AARP Made a Tablet for Old People Who Think Tech Is "Scary"

AARP is getting into the gadget game with the RealPad, a tablet expressly made to help seniors who want to stay connected, but don't want to spend a lot of time learning the technology.

The intent of the RealPad, a 7.9-inch tablet with a simplified Android 4.4 UI, is perfectly summarized in AARP's marketing:

Think you've got an excuse not to go digital? You say it's too complicated? Too expensive? Too scary?

In other words, the selling point here is that the RealPad is easy to use. It comes with 24/7 phone support, a bunch of tutorial videos, and a "Real QuickFix" tool that helps you monitor the "health of your tablet," which we're assuming means a quick troubleshooting guide.

The 16GB tablet has a 1.5 GHz dual-core Intel Atom processor, and a 1024 x 768 resolution screen all for $190. Those aren't top specs, but they're surely enough for a someone who just wants to browse the web, look at photos, and send some emails. And the specs are respectable considering the tablet's relatively low price. It's available for pre-order now.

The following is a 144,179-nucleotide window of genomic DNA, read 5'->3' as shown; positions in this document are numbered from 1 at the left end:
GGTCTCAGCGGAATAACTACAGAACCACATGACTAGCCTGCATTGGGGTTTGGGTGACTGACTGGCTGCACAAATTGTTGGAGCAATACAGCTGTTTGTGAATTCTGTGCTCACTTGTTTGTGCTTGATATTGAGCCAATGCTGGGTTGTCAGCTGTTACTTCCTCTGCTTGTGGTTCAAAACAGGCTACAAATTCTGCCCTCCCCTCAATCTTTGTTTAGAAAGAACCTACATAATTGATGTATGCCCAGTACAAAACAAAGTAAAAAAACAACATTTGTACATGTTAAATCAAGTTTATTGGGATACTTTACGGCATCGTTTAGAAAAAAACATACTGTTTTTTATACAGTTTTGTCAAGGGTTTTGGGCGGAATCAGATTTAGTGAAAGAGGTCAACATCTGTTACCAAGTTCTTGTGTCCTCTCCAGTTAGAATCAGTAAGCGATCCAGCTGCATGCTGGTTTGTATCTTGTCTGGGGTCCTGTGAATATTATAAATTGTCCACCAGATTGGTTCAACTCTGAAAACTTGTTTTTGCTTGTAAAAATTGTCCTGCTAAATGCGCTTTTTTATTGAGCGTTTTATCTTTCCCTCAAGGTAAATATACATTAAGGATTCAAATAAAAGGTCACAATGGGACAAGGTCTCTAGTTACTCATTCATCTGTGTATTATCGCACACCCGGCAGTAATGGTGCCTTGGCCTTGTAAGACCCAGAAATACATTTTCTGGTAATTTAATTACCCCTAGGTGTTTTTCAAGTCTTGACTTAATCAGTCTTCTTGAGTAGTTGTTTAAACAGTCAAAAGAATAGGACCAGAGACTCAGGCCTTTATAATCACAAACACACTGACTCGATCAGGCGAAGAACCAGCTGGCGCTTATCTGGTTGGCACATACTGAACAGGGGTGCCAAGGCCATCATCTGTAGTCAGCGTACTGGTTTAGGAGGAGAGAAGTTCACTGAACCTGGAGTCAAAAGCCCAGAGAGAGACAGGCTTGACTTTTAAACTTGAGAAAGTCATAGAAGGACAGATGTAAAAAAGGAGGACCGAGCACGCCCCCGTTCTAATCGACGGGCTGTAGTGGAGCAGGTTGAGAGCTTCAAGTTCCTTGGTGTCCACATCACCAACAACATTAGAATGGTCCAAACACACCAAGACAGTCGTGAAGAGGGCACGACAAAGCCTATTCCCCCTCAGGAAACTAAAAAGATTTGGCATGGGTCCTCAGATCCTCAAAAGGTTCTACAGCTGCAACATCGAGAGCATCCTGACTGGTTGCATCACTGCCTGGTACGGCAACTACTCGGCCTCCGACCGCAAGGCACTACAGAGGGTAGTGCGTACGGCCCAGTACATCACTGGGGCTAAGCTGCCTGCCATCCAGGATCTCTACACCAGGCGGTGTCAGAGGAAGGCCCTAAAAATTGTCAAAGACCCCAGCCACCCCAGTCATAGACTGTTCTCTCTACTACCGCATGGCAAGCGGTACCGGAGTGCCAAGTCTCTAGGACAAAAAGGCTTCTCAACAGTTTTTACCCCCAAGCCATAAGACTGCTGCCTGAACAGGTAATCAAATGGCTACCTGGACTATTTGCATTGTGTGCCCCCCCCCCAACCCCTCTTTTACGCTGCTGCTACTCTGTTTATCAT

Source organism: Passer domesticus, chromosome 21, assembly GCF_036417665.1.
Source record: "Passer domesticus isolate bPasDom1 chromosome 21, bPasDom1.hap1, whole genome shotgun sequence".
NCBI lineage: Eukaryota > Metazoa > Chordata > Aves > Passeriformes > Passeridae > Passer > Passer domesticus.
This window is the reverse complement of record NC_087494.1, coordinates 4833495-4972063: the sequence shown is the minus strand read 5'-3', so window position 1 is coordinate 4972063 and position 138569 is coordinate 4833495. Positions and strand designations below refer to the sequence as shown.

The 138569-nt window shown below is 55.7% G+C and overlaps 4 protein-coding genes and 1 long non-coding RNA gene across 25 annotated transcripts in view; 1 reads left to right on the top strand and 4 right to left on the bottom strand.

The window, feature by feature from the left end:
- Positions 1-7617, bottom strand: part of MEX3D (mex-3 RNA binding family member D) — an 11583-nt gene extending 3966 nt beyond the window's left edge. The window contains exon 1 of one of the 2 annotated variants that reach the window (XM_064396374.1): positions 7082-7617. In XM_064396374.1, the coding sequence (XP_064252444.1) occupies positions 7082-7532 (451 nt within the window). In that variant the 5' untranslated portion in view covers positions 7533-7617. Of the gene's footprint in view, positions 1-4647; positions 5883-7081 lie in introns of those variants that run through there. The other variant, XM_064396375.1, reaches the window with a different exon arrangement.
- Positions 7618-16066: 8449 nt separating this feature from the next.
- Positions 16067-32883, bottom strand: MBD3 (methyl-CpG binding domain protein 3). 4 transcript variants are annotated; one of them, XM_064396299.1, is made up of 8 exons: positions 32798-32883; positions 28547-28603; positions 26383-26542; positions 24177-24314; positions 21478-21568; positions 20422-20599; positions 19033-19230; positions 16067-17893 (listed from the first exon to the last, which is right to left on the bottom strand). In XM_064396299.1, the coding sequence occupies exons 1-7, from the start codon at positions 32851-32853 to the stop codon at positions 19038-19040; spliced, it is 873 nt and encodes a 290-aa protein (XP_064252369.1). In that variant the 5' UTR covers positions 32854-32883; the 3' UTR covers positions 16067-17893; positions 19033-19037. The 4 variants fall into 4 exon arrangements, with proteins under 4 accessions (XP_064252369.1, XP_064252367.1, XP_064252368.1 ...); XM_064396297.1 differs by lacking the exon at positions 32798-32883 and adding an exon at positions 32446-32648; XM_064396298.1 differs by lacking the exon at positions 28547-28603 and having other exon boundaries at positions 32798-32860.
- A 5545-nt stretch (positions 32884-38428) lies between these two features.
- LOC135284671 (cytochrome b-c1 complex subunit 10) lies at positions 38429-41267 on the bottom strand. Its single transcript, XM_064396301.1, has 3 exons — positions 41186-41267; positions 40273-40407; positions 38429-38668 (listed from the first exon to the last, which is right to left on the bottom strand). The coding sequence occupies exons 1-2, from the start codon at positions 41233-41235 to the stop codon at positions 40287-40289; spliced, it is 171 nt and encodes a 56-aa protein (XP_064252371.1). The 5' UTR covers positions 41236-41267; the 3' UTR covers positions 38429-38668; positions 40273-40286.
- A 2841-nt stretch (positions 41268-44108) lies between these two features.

It's hard for a kid like me to imagine someone would have trouble using a tablet, but the AARP might be on to something here, if only because the RealPad at least makes overtures to seniors when so few other devices do. The reality is that we're basically just looking at a very simple, relatively cheap tablet. But that it's offered by AARP might help bridge the gap for some people who would otherwise remain alienated from gadgets. [AARP]

Lead image: AARP